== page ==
Back in 2008, Chris Cagle was done with the music business.
After enduring label shake-ups, tabloid scrutiny and other unpleasantries, the country-rock singer-songwriter walked away from an eight-year recording career that had produced several hits, including his debut single “My Love Goes On and On,” “I Breathe In, I Breathe Out,” and “Chicks Dig It.”
He bought land in Marietta, settled in Oklahoma and took a hands-on role in building his Big Horse Ranch from the red dirt up. At an Ardmore charity event, he fell hard for his future wife, Kay, married her in December 2010, and became a stepfather to her daughter, Chloe, now 8. The couple soon welcomed two more daughters, Stella, 2, and Piper, 1.
So Cagle's life was already plenty full when the music business came calling again.
“We raise cutting horses, and I've spent the last couple years building the ranch. And then Bigger Picture (Music Group) called and we got to do the record with them. Now we're out on the road doing it all over again, so it's kind of cool,” Cagle said last week from his tour bus en route to a show in Cadott, Wis.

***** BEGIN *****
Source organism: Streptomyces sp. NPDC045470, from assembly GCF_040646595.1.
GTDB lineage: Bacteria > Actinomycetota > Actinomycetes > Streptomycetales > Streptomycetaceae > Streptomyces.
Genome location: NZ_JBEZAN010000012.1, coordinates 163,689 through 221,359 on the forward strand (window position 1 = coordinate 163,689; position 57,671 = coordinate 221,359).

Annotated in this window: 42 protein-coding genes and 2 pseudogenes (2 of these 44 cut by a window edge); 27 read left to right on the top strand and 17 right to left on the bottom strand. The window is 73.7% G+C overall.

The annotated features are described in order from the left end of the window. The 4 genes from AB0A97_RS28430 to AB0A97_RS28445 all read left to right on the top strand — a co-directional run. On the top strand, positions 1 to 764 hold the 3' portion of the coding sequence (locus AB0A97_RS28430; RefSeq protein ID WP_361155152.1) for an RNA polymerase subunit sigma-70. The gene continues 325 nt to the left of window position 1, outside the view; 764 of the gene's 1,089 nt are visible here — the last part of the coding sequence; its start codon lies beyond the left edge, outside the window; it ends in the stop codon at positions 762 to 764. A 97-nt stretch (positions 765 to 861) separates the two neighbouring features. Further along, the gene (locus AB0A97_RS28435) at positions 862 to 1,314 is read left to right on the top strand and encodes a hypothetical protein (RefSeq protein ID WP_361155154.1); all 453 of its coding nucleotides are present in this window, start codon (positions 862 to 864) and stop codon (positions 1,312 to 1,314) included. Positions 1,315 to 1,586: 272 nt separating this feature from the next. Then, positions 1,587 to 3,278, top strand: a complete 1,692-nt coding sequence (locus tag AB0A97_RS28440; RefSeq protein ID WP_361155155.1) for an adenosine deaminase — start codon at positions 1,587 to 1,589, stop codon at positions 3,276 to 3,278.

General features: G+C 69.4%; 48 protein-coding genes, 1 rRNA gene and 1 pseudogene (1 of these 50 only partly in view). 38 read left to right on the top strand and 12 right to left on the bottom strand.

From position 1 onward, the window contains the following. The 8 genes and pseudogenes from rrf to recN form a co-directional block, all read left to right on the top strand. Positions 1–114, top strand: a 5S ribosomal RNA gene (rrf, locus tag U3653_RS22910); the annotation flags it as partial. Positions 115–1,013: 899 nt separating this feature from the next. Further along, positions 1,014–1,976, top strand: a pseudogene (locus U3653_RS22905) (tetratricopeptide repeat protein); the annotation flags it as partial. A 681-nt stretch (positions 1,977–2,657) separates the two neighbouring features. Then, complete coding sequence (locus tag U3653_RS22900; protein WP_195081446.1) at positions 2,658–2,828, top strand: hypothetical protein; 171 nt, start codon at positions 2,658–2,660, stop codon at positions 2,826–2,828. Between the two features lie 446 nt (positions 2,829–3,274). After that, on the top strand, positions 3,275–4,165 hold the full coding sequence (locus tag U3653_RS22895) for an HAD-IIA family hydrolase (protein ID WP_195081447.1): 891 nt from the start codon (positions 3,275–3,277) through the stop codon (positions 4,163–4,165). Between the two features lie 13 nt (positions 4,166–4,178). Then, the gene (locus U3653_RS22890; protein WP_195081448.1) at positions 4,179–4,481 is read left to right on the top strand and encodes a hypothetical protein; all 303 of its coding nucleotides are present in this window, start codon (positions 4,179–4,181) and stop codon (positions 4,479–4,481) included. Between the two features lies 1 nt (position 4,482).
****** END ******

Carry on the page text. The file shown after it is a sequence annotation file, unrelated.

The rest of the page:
“The couple years I was off, I still worked about 30 to 50 shows a year, but since September when we released our first single, man, it's been nuts.”
The self-proclaimed “redneck rock 'n' roller” released Tuesday “Back in the Saddle,” his first album of new material in four years. Cagle, 43, will celebrate the new album Thursday with CD signings at Toby Keith's I Love This Bar & Grill in Bricktown and Walmart Supercenter in Del City.
He likens “Back in the Saddle” to a musical journal chronicling the past few years of his life.
“My whole deal was I was gonna do it my way or I wasn't gonna do it. And Bigger Picture was like, ‘We'll do it how you wanna do it,'” he said.
“This is a record I can live and die with. If it's successful and it sells a bunch, cool, and if it doesn't, that's OK too because I gave everything I had. ... I'm just very proud of it.”
The Texas-bred singer-songwriter moved to Nashville, Tenn., on Aug. 3, 1994, and waited tables and tended bar for five years until Oklahoma native Scott Hendricks signed him to Virgin Records. He released his debut “Play It Loud” in 2000. About six months later, EMI shuttered Virgin's Nashville division and shifted him to sister label Capitol, where he released three more albums but never felt he had adequate backing.